III. Those of them that are dispersed shall be gathered together into one body (Zech. 10:6): I will bring them again to place them, bring them from other lands to place them in their own land. This was a token of their being perfectly restored to all their other ancient privileges—they shall be restored to the possession of their own land. This was fulfilled when the children of God that were scattered abroad were by faith in Christ incorporated in the gospel-church, and Jews and Gentiles became one fold, John 10:16. In order to this (Zech. 10:8) I will hiss for them, or, rather, whistle for them, as the shepherd with his pipe calls his sheep together, that know his voice; and so I will gather them. The preaching of the gospel was, as it were, God’s hissing for souls to come to Jesus Christ, his calling in his scattered sheep to the green pastures. I will gather them, for I have redeemed them. Note, Those whom Christ has redeemed by his blood God will gather by his grace, as a hen gathers her brood under her wings. This promise is enlarged upon Zech. 10:10; I will bring them again also out of the land of Egypt. Some think this was literally fulfilled when Ptolemaeus Philadelphus king of Egypt sent 120,000 Jews out of his country into their own land, as was the promise of gathering them out of Assyria by Alexander the son of Antiochus Epiphanes. But it has its spiritual accomplishment in the gathering in of precious souls out of a bondage worse than that in Egypt or Assyria, and the bringing of them into the glorious liberties of the children of God and their enjoyments, which are as the beautiful fruitful pastures in the land of Gilead and Lebanon. All the land of promise is theirs, even Gilead, the utmost border of it eastward, and Lebanon, the utmost border northward. But how shall this be? How shall a people so dispersed be got together? How shall those that are set at such a distance from their own country be brought to it again? It is true the difficulties seem insuperable, but they shall be got over as easily, as effectually as those that lay in the way of their deliverance out of Egypt and their entrance into Canaan: He shall pass through the sea with affliction, as of old through the Red Sea, to the sore affliction of Pharaoh and his hosts, or to the sore affliction of the sea, the waves whereof he shall smite, so that it shall be driven back, as when the sea saw and fled, Ps. 114:3. And all the deeps of the river (all the rivers, though ever so deep) shall dry up, as Jordan did, to make way for Israel’s passage into that good land which God had given them. Does the pride of Assyria stand in the way of their deliverance? He shall give check to it who sets bounds to the proud waves of the sea, and it shall be brought down. Does the sceptre of Egypt oppose it? That shall depart away, so that it shall not be able to obstruct the gathering in of God’s Israel when his time shall come for the doing of it. When the gospel-church was to be gathered out of all nations by the preaching of the gospel great opposition was given to it by the enraged combined powers of earth and hell. Insuperable difficulties seemed to be in the way of it. But, by a divine power going along with the doctrine of Christ, it became mighty to the pulling down of strong holds, and the conversion and salvation of thousands. Then the sea fled, and Jordan was driven back at the presence of the Lord.

IV. They shall greatly multiply, and the church, that new world, shall be replenished (Zech. 10:8): They shall increase as they have increased formerly in Egypt, and great additions shall be made to their numbers, as in the days of David and Solomon. When God gathers his redeemed ones to himself they shall help to gather in others with them, and their motion homeward shall be like that of a snow-ball. Crescit eundo—The further it goes the larger it grows by accretion. I will gather them, and they shall increase. Note, The church of Christ is a growing body, as long as it is in the present state of minority, till it comes to the measure of the stature of the fulness of Christ. There are added to it daily such as shall be saved. 1. It shall spread to distant places. It shall fill Canaan, even to the lands of Gilead and Lebanon, so that no more place, no more room, shall be found for it there, Zech. 10:10. In Judah only God had been known, and his name was great in Israel only; here only he revealed his statutes and judgments. But in gospel-times that place shall be much too strait; the church’s tent must be enlarged, and its cords lengthened: Then I will sow them among the people, Zech. 10:9. Their scattering shall be like the scattering of seed in the ground, not to bury it, but to increase it, that it may bring forth much fruit. The Jews are said to be dispersed into every nation under heaven (Acts 2:5); and, as it was their troubles that dispersed some of them, so perhaps others transplanted themselves into colonies because the land of Israel was too strait for them; and many were natives of other nations, but proselyted to the Jewish religion. Now these were sown among the people, Hos. 2:23. And this contributed very much to the spreading of the gospel. The Jews that came from all parts to worship at Jerusalem fetched thence the gospel light and fire to their own countries, as those Acts 2:1-47, and the eunuch, Acts 8:26-40 And their own synagogues in the several cities of the Gentiles were the first receptacles of the apostles and their preaching, wherever they came. Thus when God sowed them among the people, that they might not get hurt by the Gentiles, but do good to them, he took care that they should remember him, and make mention of his name in far countries; and, by keeping up the knowledge of God among them as he had revealed himself in the Old Testament, they would be the more ready to admit the knowledge of Christ as he has revealed himself in the New Testament. 2. It shall last to future ages. The church shall not be res unius aetatis—a temporary thing, but a seed in it shall serve the Lord, Zech. 10:7. Yea, their children shall see it and be glad; and they shall live with their children, and turn again, Zech. 10:9. Converts to Christ shall have their children about them, whom they shall teach the knowledge of the Lord, and bring with them when they turn again to the holy land and the way of holiness. It was said to those to whom the gospel was first preached, The promise is to you and to your children, Acts 2:39. They shall be so sown among the people as never to be extirpated. Christ’s family upon earth shall never be extinct, nor his purchased possession lost for want of heirs.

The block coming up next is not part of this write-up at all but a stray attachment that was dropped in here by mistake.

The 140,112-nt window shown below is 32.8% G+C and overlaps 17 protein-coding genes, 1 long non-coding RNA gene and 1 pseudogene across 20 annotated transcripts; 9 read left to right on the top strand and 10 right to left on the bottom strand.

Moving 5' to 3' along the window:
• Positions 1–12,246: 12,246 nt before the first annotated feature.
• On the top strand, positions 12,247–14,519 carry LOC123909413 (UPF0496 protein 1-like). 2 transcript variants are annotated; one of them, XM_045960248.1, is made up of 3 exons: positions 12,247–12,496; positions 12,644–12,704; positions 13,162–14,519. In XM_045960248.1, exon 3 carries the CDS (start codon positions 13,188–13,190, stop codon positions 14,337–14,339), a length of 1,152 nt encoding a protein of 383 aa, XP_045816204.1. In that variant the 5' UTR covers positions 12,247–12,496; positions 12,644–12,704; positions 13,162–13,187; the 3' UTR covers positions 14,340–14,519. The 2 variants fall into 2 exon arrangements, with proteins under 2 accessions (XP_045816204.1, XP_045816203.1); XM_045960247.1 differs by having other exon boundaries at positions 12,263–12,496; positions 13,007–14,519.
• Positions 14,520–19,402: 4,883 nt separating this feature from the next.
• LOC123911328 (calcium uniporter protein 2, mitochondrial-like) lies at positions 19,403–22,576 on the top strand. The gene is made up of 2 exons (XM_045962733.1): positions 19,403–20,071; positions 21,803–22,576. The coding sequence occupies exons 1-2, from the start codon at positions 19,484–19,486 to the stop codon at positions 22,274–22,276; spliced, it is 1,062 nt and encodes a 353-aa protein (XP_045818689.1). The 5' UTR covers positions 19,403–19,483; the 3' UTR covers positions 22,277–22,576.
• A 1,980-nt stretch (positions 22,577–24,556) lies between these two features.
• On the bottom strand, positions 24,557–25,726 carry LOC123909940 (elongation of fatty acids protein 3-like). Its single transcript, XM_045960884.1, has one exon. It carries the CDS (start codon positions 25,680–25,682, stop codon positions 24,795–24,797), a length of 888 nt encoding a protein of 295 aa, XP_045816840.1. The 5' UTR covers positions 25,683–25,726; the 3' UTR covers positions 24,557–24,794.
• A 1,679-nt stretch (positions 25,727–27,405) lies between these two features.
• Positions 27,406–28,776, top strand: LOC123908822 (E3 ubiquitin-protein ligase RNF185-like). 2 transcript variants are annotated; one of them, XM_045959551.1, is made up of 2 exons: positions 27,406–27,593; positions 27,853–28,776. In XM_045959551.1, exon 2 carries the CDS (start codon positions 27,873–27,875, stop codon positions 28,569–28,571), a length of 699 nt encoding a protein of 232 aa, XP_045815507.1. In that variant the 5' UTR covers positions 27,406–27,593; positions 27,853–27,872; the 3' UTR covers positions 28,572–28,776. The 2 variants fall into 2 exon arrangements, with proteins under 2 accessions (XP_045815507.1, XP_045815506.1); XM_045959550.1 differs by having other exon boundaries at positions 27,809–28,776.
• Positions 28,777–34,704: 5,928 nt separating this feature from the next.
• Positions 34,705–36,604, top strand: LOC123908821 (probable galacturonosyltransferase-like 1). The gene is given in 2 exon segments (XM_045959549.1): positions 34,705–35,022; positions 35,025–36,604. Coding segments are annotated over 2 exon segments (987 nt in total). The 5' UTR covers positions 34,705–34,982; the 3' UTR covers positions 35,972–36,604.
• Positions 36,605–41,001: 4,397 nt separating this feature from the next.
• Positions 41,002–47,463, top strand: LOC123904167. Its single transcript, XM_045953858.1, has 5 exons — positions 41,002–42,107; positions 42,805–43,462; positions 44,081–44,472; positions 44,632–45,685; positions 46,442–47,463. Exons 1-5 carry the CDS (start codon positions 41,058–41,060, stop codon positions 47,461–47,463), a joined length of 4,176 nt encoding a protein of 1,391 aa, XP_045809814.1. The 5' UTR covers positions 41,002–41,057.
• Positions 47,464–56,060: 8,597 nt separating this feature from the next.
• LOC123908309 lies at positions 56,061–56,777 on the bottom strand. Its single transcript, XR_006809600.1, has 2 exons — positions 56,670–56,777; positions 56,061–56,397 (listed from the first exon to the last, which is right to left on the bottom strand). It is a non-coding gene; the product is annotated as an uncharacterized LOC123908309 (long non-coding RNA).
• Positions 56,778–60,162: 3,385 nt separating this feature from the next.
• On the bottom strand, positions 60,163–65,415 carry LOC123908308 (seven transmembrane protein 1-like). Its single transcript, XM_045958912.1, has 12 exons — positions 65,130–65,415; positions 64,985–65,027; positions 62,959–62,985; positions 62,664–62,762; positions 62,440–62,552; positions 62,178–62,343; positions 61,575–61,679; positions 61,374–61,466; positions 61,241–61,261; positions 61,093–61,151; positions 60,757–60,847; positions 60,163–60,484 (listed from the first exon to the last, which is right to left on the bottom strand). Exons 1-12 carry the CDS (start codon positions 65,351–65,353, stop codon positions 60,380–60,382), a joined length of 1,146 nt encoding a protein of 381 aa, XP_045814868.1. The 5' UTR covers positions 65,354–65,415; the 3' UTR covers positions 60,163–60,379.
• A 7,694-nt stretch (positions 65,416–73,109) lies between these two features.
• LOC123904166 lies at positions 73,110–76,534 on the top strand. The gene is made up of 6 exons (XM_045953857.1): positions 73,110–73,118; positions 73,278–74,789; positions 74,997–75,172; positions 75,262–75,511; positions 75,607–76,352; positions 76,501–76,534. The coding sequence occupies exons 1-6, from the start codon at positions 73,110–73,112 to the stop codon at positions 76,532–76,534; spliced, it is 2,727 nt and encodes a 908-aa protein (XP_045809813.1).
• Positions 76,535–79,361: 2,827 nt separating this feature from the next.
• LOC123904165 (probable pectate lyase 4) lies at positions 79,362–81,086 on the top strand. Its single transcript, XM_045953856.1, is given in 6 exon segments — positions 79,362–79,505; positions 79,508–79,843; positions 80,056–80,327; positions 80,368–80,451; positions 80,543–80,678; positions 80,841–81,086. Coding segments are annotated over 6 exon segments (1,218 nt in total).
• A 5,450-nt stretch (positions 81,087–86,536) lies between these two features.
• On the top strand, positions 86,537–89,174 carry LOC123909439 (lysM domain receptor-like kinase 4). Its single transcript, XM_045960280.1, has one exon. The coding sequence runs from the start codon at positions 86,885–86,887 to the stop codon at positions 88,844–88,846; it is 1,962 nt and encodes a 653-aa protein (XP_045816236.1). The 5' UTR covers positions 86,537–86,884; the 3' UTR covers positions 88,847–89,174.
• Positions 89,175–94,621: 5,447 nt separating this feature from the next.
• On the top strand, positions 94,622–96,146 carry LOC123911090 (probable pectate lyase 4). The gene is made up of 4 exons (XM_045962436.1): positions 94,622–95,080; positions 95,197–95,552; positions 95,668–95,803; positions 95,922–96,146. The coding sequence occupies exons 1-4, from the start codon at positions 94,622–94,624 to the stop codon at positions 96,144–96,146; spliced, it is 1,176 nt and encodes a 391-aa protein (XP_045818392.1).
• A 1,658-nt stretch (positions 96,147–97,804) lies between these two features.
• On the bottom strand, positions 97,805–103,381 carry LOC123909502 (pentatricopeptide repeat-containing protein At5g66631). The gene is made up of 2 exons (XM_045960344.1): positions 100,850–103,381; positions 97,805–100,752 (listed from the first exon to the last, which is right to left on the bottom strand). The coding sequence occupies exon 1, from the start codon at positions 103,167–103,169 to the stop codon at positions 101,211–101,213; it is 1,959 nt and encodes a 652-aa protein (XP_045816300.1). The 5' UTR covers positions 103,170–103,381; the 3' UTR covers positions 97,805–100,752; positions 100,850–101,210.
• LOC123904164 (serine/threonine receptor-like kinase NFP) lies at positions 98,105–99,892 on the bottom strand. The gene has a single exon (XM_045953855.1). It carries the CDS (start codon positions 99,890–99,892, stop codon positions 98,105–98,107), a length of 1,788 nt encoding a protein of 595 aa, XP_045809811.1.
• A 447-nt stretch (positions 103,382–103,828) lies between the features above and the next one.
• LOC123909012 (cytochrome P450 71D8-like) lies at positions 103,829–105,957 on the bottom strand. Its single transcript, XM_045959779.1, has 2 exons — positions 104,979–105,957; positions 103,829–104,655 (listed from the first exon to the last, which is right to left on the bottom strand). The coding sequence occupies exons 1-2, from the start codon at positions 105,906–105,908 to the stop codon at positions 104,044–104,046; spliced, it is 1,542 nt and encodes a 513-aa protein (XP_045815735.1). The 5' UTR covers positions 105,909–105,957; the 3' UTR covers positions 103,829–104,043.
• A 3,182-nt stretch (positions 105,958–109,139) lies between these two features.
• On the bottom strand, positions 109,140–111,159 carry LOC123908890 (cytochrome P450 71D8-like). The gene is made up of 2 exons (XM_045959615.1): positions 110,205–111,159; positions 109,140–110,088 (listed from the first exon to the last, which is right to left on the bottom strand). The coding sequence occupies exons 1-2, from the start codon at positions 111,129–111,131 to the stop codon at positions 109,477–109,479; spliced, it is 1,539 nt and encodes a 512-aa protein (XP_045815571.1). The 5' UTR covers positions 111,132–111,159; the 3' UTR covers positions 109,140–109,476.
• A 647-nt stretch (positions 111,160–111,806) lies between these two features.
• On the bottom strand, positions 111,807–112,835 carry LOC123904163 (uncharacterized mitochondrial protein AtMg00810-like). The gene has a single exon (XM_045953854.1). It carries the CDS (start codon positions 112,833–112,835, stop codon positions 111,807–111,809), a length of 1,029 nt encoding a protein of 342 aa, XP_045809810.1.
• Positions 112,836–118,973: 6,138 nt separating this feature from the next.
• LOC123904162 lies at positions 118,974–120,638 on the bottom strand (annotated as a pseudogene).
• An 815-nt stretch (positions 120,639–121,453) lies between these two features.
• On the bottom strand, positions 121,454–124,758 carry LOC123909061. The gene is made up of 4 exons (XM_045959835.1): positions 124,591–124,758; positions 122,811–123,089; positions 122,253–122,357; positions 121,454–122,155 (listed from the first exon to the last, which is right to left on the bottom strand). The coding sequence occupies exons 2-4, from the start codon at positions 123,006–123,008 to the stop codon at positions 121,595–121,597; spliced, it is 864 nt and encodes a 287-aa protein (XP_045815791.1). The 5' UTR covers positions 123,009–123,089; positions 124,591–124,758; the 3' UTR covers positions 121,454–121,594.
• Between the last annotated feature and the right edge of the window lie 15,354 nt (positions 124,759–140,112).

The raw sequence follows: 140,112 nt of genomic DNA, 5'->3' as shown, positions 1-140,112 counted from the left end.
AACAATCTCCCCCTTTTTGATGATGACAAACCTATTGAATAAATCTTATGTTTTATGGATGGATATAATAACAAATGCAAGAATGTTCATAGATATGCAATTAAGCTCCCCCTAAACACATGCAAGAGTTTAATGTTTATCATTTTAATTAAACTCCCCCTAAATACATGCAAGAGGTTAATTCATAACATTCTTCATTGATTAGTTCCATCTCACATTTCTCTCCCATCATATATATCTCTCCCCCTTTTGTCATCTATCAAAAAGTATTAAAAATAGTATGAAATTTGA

V. God himself will be both their strength and their song. 1. In him they shall be comforted, and shall have abundant satisfaction (Zech. 10:7): Their heart shall rejoice as through wine; for Christ’s love, which is their joy, is better than wine. They shall be like a mighty man, and their heart shall rejoice. When we resolutely resist, and so overcome, our spiritual enemies, then our hearts shall rejoice. But we ruin our own joy if our resistance be feeble and we yield to the temptations of Satan. Their heart shall rejoice, and then they shall be as a mighty man; for the joy of the Lord will be our strength. And with their graces their joys shall be propagated: Their children shall see it and be glad, and their hearts also shall rejoice in the Lord. It is good to acquaint children betimes with the delights of religion, and to make the services of it as pleasant as may be to them, that, learning betimes to rejoice in the Lord, they may with purpose of heart cleave to him. 2. By him they shall be carried on with vigour, and enlargement of heart, in his service (Zech. 10:12): I will strengthen them in the Lord, strengthen them for their walk and work, as well as for their warfare. It is the God of Israel that gives strength and power unto his people, that strengthens all their powers and faculties for spiritual performances, above what they are by nature and against what they are by the corruption of nature. Now observe, (1.) How they are thus enabled and invigorated for their duty: I the Lord will strengthen them in the Lord, in the Messiah, who is Jehovah our strength, as well as Jehovah our righteousness. Strength is treasured up for us in Christ, and from him it is communicated to us. It is through Christ strengthening us that we can do all things, and without him we can do nothing. His strength is commanded him for this purpose, Ps. 68:28. (2.) What good use they shall make of this strength given unto them: They shall walk up and down in his name. If God strengthen us, we must bestir ourselves, must walk up and down in all the duties of the Christian life, must be active and busy in the work of God, must walk up and down as industrious men do, losing no time, and letting slip no opportunity. But still we must walk up and down in the name of Christ, must do all by warrant from him and in dependence on him, with an eye to his word as our rule and his glory as our end. To us to live must be Christ; and, whatever we do in word or deed, we must do all in the name of the Lord Jesus, that we receive not the strengthening grace of God in vain. See Ps. 80:17, 18.